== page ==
Australian support for R&D among the lowest in the world

Australian support for R&D among the lowest in the world

Australia has one of the lowest levels of government support for R&D and innovation development in the world and business must build industry specific R&D corporations if Australia is to compete in the global economy, a policy brief from the Melbourne Institute at the University of Melbourne highlights.

The study highlights that the US government has committed over 0.22% GDP to business R&D and the UK Government 0.14%, while the Australian government has committed 0.09%.

‘Public debate often erroneously suggests that Australian governments are generous in this area. The alarm bells should be ringing about the rate at which our secondary and service sector industries are slipping behind not just other high-income countries but increasingly middle-income countries such as Malaysia, South Korea and the Czech Republic’ stated the report’s author Professor Beth Webster from the Melbourne Institute.

The report also states that business must take the lead and build industry specific R&D corporations if Australia is to compete in the global economy.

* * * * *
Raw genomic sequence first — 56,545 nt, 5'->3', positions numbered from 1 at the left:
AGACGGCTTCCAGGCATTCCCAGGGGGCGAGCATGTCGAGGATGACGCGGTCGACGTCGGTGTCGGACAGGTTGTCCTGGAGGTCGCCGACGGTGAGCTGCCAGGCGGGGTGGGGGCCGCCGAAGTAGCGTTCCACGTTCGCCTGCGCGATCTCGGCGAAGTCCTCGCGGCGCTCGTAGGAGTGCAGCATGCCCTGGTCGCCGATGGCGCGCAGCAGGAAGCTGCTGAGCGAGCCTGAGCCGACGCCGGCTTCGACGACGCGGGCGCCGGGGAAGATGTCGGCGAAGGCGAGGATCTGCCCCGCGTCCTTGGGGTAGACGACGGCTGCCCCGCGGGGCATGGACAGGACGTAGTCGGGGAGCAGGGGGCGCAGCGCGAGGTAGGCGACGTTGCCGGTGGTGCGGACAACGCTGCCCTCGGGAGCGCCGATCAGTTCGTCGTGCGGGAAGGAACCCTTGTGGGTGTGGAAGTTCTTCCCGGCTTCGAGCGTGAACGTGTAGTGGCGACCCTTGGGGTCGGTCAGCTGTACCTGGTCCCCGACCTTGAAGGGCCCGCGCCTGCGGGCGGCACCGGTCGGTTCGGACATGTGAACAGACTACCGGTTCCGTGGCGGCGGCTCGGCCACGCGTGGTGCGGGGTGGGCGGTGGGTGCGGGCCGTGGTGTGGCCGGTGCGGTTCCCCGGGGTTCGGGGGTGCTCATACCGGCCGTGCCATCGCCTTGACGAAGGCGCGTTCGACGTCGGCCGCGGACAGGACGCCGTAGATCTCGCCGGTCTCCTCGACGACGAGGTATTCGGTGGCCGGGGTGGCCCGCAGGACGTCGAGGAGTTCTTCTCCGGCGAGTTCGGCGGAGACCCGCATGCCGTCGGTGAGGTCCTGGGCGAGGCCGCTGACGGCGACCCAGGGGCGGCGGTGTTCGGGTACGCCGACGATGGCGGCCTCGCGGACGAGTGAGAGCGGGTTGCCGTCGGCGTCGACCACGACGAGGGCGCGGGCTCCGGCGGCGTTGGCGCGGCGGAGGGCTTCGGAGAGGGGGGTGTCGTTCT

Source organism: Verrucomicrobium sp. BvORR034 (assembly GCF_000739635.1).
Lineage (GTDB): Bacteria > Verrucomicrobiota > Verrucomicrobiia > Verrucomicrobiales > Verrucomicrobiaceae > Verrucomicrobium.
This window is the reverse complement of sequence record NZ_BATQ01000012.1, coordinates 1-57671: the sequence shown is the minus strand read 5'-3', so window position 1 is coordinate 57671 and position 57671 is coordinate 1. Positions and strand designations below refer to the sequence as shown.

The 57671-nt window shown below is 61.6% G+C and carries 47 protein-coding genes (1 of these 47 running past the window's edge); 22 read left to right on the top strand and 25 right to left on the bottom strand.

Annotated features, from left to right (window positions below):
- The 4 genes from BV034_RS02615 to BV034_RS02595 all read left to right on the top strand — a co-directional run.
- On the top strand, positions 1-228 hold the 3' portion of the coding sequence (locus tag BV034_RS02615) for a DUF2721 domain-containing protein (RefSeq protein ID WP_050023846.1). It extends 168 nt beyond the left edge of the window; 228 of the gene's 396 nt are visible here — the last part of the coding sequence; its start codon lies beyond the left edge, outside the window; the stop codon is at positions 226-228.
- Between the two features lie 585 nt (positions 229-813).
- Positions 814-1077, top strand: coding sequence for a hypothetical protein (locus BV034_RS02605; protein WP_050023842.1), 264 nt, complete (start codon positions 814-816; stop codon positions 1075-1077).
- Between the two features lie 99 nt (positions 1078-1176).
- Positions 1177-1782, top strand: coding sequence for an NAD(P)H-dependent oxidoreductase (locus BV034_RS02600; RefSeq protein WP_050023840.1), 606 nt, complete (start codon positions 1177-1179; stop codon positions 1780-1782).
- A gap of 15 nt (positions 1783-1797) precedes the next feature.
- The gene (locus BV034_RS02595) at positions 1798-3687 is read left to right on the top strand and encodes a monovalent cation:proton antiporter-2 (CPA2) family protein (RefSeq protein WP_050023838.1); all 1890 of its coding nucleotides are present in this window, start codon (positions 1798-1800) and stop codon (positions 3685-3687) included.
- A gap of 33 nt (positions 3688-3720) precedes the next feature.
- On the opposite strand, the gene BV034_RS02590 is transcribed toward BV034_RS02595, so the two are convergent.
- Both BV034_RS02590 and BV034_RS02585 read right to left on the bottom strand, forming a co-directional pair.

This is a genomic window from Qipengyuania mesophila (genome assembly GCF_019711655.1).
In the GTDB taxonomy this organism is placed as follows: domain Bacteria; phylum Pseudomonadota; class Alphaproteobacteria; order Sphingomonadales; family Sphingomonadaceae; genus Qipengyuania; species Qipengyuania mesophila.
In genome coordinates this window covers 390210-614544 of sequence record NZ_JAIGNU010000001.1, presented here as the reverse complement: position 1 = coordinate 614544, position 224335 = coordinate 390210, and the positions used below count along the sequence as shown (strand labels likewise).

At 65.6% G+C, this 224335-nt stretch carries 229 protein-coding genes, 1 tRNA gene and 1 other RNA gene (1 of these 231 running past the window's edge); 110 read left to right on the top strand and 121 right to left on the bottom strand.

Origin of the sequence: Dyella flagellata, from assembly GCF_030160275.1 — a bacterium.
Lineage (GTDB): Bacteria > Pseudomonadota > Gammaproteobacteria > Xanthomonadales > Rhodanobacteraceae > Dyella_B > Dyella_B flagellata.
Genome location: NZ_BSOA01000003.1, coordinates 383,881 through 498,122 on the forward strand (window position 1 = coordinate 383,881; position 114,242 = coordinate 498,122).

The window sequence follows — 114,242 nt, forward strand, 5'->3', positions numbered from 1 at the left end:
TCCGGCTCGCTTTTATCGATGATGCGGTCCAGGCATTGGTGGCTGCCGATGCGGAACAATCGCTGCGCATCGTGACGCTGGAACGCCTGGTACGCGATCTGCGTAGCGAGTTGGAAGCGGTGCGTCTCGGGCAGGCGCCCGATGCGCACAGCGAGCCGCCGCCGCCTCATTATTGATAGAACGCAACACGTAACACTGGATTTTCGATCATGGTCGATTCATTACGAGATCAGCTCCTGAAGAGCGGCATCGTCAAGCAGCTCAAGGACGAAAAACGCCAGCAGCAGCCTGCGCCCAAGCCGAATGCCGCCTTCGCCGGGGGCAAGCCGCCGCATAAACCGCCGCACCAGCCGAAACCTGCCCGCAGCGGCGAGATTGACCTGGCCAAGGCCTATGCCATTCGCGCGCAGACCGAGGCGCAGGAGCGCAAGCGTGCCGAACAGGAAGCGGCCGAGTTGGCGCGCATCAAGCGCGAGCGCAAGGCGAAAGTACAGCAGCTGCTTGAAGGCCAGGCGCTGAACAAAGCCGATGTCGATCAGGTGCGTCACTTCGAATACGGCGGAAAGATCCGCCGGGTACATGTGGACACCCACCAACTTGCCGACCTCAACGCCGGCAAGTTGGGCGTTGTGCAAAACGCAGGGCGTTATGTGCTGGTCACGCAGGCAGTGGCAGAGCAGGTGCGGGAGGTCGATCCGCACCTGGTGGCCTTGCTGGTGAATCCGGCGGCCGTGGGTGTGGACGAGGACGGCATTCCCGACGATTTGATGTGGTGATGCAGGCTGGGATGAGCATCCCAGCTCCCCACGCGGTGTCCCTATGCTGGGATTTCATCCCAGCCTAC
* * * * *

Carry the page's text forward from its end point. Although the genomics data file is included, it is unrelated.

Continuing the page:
‘The loss of car manufacturer Holden and current attempts to assure Toyota’s location in Australia underline the pertinence for industry to map out their future without waiting for federal or state Government to take a lead. Industry led R&D corporations can give Australia the decisive edge in the global economy’ highlighted Professor Webster

Industry owned corporations would fund R&D for the benefit of the members with funding coming from a mix of industry levies, membership fees and government funds. Strategic priorities are identified by the industry through a range of consultative activities and the research is targeted at specific industry needs.

‘The advantage of the R&D corporation model is its comparative permanence. A program that is established under an act of parliament is less prone to annual budget cuts. Confidence in the longevity of a program gives the industry, and the research community that services it, the reassurance it needs to establish the architecture to support it’ underlined Professor Webster.

The Melbourne Institute Policy Brief Series is a collection of research publications that examines current policy issues and provides and independent platform to examine pertinent issues in public debate.

The Australian newspaper recently reported on this research.

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